Georgia’s Ambivalent Stance Towards the War in Ukraine: Pragmatism or Risky?

Georgia’s Ambivalent Stance Towards the War in Ukraine: Pragmatism or Risky?

Georgia’s stance towards the on-going Russian aggression against Ukraine has been somewhat ambivalent. Even though the Georgian government condemns the war, it has not joined the anti-Russian sanctions. According to Kyiv, Georgia has been aiding Russia to circumvent its isolation from the West. While Georgia’s “neutrality” towards the Kremlin may be partly explained by the fear of a possible Russian threat, this stance still could be interpreted as support for Moscow. In the wake of the recent cooling relations between Tbilisi and the West led by democratic backsliding in Georgia, there is a possibility that the Georgian government might be gradually reorienting its foreign policy axis towards Moscow. Cooperation with internationally isolated Russia may bring short-term benefits for Tbilisi. Nonetheless, there can be security risks that can take effect in the long run.

In response to the Russian invasion, representatives of the Georgian government and President Salome Zurabishvili declared their solidarity with Ukraine. On 7 April, at the UN General Assembly Georgia joined the countries willing to suspend Russia’s membership of the Human Rights Council. Despite the supportive rhetoric, Tbilisi abstained from joining the sanctions imposed by the West. At the first glance, it seems that the main reason was not to draw the country into an armed conflict as Georgia could at any time become the next target of a Russian attack. However, the Georgian government might have seen Russia’s current troubles as an economic opportunity. While trade routes via Russia are closed and goods completely banned between the West and Russia, Moscow has sought to find alternatives in its bordering countries. This urgent situation created opportunities for these neighbouring states to take advantage of the Kremlin’s isolation and gain economic benefits. It has been considered by the Ukrainian government that Georgia has been allowing Russia to evade Western sanctions. In fact,

While there are no diplomatic relations between Moscow and Tbilisi, there have been some recent attempts to thaw relations. On January 18, at a press conference, Russian foreign minister Sergey Lavrov stated that he was glad that the contacts with Georgia were actively developing, and that Georgia’s GDP grew by 10 per cent in 2022 largely thanks to tourism and trade relations with the Russian Federation. In recent years, the Georgian economy’s dependence on its northern neighbour has increased noticeably. This is also connected to the massive influx of Russians who fled mobilisation or the effects of sanctions and repressive state measures. According to a report by Transparency International Georgia, even in 2021, for example, over 23 per cent of the gas Georgia imports (in 2018 it was just 2.8 per cent) and as much as 94 per cent of its wheat came from Russia.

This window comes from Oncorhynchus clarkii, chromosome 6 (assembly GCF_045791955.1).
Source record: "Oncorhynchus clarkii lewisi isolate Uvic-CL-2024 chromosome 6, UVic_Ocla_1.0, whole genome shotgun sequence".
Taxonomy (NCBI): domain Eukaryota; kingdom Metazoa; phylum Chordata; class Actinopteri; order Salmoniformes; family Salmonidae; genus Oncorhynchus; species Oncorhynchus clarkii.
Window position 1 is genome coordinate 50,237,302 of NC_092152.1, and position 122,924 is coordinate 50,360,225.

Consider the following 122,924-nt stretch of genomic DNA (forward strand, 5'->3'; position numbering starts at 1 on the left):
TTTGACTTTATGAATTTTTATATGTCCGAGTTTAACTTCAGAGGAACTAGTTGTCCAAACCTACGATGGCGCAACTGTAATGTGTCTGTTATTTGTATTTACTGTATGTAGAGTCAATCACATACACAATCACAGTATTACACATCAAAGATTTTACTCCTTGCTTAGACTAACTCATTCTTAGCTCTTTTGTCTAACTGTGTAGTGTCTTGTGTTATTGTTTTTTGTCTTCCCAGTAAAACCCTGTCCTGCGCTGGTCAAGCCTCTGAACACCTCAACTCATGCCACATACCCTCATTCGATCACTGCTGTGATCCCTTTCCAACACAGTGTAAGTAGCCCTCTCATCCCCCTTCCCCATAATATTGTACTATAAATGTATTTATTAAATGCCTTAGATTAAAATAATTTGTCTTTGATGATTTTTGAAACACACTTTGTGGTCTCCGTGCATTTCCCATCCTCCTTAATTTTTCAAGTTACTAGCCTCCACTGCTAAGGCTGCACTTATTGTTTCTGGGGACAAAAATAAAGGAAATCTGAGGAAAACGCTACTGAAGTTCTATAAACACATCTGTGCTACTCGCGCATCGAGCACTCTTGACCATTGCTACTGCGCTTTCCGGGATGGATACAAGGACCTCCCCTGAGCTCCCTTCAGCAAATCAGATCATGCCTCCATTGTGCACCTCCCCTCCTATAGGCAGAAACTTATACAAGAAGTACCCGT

Georgia has been accused of serving as a channel for Russia to avoid isolation as transit volumes between Russia and Turkey via Georgia skyrocketed in 2022. Moscow has somewhat close ties with Turkey and Ankara has not imposed sanctions against the Kremlin. Georgia is geographically the shortest route between the two countries. Kyiv and the Georgian opposition have accused the ruling Georgian Dream party of secretly colluding with the Kremlin. Nevertheless, the Georgian government insists that goods in transit through its territory are not subject to international sanctions.

It is worthwhile to mention that Moscow has also proposed resuming air links and even restoring diplomatic ties. This was not well-received among Georgians who were already critical of the government’s cautious stance vis-à-vis Russia. However, Irakli Kobakhidze, chairman of the incumbent Georgian Dream party stated that resuming flights would be important for Georgian fellow citizens living in Russia. The statement elicited a backlash from the opposition and the president, seeing the party chief’s stance as appeasing Moscow amid Russia’s on-going aggression against Ukraine.

Tbilisi may be playing a double game which can contribute to undermining Western efforts to cripple the Russian front. Amid Moscow’s international isolation, Georgia’s stance may be neutral on paper but it is de facto support for the Kremlin. This has been confirmed by the compliments Russian politicians have paid to the Georgian government. Georgian Dream’s stance may be led by pragmatism and strife for accruing short-term economic benefits. However, there are potential long-term costs that cannot be disregarded as even little dependence on the Kremlin could rapidly turn into geopolitical leverage. Another worrisome issue is the number of Russian residents and newly registered Russian businesses in Georgia. Since the beginning of the war, more than a million Russian citizens entered Georgia, while around 20 000 companies have been registered. Even though these developments might bring some short-term economic benefits, Georgia might find it hard to diversify its economy and decrease its dependence on Russia.

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